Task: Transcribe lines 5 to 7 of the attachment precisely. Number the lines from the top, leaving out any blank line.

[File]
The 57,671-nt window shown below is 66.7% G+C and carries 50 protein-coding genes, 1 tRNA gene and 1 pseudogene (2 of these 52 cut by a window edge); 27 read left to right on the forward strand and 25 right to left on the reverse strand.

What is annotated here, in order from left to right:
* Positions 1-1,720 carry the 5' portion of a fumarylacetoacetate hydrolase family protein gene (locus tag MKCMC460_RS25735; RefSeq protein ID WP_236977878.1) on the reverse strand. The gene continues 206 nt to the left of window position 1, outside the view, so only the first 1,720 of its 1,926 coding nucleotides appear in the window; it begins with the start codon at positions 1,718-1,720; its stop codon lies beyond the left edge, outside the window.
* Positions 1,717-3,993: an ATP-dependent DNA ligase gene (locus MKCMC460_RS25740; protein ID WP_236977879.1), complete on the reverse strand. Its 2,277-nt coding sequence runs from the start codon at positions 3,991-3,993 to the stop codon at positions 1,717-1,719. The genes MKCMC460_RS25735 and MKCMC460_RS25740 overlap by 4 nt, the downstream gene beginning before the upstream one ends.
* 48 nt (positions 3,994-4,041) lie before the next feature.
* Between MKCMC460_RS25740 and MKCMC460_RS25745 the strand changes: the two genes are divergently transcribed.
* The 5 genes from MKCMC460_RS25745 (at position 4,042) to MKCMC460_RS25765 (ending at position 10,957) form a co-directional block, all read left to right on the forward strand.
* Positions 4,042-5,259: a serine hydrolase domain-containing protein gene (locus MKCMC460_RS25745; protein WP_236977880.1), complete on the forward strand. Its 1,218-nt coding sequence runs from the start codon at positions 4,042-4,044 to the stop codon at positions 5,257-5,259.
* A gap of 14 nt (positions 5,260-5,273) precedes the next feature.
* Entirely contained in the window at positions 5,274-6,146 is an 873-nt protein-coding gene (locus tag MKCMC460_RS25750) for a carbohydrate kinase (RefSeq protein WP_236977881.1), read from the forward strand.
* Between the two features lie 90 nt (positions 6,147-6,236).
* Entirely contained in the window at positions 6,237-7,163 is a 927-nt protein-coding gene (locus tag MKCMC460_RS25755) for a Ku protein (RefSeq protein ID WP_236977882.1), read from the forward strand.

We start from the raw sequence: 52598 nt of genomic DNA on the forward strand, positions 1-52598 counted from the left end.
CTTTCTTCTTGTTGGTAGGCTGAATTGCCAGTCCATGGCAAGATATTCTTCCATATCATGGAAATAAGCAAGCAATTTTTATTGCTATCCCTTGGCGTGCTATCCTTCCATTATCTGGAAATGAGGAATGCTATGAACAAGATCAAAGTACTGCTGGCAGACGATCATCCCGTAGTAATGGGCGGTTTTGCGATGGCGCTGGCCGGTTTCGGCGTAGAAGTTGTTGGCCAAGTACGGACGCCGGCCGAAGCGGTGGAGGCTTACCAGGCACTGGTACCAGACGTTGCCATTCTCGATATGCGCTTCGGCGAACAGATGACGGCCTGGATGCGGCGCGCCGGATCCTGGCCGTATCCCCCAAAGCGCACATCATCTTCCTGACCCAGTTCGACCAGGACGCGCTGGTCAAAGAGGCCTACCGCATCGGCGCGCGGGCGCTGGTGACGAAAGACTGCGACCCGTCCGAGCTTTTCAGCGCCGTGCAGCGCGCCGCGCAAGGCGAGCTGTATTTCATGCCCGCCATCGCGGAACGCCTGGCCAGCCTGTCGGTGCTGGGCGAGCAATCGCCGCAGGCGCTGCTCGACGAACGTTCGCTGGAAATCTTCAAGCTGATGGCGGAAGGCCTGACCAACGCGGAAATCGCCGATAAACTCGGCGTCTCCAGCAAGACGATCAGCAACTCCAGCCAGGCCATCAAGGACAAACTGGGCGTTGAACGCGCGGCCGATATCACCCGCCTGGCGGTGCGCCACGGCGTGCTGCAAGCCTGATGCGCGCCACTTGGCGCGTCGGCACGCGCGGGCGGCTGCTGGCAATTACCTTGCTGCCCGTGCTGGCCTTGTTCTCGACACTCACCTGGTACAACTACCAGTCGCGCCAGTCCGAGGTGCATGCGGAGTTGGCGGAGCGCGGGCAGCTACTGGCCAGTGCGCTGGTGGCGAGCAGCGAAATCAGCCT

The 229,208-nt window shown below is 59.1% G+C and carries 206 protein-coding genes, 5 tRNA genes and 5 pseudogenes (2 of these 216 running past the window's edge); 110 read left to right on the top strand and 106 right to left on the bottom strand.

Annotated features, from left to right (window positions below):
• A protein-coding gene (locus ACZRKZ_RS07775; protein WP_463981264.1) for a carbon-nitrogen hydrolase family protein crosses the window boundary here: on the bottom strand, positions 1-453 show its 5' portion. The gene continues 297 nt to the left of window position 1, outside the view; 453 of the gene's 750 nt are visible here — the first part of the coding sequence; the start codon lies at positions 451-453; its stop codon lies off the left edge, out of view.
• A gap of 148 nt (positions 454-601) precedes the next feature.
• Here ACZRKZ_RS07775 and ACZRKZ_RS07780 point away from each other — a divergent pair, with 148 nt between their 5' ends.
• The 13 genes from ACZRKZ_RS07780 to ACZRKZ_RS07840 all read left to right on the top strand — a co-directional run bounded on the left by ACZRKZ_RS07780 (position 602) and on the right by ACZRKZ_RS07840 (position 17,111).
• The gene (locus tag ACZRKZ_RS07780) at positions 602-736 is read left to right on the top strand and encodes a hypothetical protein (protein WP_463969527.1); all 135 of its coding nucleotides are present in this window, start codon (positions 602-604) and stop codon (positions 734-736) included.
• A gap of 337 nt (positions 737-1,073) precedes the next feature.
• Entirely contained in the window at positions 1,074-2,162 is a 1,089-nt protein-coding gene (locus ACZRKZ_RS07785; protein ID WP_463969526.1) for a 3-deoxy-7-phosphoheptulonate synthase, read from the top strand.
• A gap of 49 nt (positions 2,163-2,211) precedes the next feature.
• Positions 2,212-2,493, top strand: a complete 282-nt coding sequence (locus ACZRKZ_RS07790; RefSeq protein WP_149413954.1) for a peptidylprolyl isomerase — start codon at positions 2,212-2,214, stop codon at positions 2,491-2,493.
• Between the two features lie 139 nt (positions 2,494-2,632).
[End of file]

* 48 nt (positions 3,994-4,041) lie before the next feature.
* Between MKCMC460_RS25740 and MKCMC460_RS25745 the strand changes: the two genes are divergently transcribed.
* The 5 genes from MKCMC460_RS25745 (at position 4,042) to MKCMC460_RS25765 (ending at position 10,957) form a co-directional block, all read left to right on the forward strand.